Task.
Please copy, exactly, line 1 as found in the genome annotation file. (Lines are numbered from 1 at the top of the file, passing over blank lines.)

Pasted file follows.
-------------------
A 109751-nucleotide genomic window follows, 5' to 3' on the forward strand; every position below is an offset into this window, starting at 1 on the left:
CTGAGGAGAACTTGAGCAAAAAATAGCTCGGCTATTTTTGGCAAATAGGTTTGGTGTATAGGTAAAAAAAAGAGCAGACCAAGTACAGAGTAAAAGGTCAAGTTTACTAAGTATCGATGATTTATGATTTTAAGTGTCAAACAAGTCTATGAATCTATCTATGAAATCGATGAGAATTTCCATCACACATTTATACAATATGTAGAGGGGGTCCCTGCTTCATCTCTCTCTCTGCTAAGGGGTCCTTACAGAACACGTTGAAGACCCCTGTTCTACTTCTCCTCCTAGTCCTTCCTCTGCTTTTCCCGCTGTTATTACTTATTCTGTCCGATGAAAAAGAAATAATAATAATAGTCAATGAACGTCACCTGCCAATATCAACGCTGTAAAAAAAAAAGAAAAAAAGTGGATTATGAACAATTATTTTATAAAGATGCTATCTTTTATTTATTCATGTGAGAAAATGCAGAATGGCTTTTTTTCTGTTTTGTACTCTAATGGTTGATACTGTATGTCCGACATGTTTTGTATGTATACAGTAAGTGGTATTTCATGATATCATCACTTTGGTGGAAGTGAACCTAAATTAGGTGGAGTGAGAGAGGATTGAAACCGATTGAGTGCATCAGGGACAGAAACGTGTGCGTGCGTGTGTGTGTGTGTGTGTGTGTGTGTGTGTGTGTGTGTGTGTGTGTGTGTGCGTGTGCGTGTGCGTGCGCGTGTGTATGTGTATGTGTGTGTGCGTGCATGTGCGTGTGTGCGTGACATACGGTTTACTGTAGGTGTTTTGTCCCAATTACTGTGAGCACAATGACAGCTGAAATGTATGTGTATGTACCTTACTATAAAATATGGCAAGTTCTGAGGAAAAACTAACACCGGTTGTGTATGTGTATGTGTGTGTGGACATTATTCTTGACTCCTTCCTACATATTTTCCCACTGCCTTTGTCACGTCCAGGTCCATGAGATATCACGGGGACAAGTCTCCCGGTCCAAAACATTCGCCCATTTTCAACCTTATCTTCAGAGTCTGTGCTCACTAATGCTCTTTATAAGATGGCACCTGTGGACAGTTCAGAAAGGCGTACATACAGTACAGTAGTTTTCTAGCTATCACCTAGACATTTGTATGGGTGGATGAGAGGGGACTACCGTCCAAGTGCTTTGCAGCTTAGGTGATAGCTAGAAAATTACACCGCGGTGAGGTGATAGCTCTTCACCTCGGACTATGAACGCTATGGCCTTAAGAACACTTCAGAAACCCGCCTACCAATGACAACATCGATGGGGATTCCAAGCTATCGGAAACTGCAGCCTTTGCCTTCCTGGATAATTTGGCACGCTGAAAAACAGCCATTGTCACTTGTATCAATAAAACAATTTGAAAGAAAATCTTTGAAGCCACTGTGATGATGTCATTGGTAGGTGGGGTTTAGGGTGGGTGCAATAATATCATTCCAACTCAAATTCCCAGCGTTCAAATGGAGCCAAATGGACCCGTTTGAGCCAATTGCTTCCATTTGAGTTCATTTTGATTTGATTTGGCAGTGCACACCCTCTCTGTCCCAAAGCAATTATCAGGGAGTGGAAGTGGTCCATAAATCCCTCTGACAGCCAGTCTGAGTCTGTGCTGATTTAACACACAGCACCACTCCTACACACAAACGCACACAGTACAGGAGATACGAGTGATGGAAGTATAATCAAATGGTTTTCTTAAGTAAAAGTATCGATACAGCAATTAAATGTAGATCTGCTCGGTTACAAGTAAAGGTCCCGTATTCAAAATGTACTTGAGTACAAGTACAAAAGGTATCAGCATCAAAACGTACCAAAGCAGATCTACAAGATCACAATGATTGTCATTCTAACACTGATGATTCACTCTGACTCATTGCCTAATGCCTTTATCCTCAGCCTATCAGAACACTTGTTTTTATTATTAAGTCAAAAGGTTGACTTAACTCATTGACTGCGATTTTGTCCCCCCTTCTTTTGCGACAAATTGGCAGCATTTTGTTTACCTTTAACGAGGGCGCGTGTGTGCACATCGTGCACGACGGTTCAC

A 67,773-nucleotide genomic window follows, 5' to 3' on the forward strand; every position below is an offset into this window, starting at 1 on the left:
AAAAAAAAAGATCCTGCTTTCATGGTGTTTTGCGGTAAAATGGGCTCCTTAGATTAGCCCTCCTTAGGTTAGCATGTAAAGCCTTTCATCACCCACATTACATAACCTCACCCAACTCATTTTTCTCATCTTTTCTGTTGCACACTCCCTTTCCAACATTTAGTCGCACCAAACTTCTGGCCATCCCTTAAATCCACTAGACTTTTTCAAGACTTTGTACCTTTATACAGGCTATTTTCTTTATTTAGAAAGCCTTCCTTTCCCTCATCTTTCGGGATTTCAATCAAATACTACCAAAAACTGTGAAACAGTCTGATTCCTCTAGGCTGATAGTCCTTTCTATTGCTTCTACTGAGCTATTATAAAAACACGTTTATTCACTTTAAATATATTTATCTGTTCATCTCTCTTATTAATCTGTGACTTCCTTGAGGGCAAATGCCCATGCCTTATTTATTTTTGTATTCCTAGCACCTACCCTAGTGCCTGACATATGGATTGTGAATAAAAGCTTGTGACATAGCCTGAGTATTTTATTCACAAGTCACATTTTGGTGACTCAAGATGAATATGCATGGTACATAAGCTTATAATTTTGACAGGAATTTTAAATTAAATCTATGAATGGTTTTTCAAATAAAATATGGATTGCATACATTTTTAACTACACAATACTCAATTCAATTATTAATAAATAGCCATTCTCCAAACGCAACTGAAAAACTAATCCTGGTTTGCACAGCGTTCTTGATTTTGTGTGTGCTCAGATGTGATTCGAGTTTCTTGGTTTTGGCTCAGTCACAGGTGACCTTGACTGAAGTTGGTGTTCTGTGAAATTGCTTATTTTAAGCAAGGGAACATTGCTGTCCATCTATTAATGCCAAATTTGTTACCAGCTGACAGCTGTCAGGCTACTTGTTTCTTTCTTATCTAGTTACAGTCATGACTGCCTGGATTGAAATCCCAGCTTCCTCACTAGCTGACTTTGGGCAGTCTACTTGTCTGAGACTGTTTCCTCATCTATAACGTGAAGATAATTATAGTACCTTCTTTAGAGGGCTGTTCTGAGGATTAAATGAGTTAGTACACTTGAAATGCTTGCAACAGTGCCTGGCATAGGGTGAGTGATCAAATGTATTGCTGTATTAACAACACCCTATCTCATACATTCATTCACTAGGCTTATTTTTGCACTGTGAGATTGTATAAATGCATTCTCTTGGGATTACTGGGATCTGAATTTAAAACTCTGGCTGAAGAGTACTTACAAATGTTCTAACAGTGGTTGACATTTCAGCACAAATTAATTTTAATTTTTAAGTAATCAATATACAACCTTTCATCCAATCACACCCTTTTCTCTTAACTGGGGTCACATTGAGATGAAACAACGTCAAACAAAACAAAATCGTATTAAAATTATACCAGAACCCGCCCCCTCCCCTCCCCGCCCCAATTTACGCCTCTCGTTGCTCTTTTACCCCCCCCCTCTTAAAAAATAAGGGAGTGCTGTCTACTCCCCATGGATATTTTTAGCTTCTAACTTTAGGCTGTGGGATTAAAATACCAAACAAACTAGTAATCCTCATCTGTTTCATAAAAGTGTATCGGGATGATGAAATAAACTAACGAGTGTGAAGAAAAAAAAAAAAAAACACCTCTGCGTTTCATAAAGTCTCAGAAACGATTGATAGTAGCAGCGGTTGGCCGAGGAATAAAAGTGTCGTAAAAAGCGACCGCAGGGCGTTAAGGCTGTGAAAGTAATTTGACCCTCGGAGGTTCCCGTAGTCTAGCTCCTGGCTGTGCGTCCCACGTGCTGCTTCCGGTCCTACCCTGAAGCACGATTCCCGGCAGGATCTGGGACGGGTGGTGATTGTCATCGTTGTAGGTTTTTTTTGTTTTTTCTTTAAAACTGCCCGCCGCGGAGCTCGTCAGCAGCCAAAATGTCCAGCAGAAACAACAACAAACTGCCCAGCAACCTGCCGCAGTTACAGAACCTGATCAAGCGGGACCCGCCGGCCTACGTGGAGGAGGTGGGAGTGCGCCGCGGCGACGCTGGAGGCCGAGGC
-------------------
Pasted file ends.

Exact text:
A 109751-nucleotide genomic window follows, 5' to 3' on the forward strand; every position below is an offset into this window, starting at 1 on the left: